Over the last two years, LAPG co-chair Nicola Mackintosh QC (Hon), committee members Julie Bishop and Laura Janes and director Carol Storer have been sitting on the Bach Commission. We heard from more than 100 individuals and organisations.
The commission has found that cuts to legal aid have created a two-tier justice system where the poorest go without representation or advice. People should have a right to justice they can afford.
In its final report published today, the commission calls on the government and other political parties to ensure minimum standards on access to justice are upheld through a new Right to Justice Act.
The proposed Right to Justice Act will:
- Codify our existing rights to justice and establish a new right for individuals to receive reasonable legal assistance without costs they cannot afford
- Establish a set of principles that guide interpretation of this new right
- Establish a new body called the Justice Commission to monitor and enforce this new right
To make the act a reality, the commission also sets out an immediate action plan for the government to: widen the scope of legal aid, with a focus on early legal help; reform the eligibility requirements for legal aid; replace the Legal Aid Agency with an independent body; and improve the public’s understanding of the law.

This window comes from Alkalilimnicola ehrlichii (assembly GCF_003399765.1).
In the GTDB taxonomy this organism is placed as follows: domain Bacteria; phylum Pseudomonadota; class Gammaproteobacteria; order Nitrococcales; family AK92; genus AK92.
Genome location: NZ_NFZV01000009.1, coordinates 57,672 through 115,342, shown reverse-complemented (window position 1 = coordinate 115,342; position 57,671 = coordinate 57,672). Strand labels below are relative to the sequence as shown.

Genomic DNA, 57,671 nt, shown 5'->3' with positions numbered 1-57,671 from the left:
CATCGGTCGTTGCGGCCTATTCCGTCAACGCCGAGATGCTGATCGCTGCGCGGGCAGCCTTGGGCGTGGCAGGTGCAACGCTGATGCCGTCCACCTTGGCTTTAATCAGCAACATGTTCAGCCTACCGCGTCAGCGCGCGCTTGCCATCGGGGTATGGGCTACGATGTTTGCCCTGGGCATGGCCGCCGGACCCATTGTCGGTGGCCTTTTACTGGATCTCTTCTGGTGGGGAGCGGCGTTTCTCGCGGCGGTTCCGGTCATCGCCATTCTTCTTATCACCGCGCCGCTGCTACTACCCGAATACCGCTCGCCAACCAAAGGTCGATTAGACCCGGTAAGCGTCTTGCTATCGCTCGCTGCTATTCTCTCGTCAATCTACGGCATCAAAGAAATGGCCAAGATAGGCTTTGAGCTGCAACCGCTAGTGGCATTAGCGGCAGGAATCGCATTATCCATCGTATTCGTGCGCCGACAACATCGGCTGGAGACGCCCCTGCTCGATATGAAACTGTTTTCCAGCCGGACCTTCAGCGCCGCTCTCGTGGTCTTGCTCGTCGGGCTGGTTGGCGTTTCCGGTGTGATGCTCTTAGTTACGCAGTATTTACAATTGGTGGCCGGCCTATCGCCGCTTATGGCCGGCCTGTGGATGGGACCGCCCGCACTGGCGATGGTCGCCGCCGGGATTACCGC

To read the appendices to the report and see the written evidence the commission has received, please click here.
Lord Bach a former minister for legal aid chaired the commission. Sir Henry Brooke was vice chair and did an extraordinary amount of work pulling together the evidence. The Fabian Society did a great job writing the report.
Nicola Mackintosh QC (Hon), co-chair of LAPG and member of the Commission stated:
“We all need justice and more importantly, access to it. The combination of legal aid cuts, court closures, and unaffordable court fees has resulted in the vast majority of people being unable to access the legal help they need. Justice has therefore been reserved only for the privileged few. This undermines the rule of law and risks the breakdown of society.
The current system is broken. People are left to represent themselves in court or just give up because they do not have the legal help they need. This costs the taxpayer more, and is unacceptable in a civilised society.
Legal aid needs to be available when people need it, where they need it. Urgent changes are required to address the current crisis in our court and justice system.
The Bach Commission report signals a new era where everyone’s right to justice is enshrined in law. This gives justice the status it requires and deserves, now and in the future.”
There will be a launch event at the Labour Party Conference on Monday 25th September 12.30 -2 in the Glyndebourne Room at the Holiday Inn in the centre of Brighton. All welcome.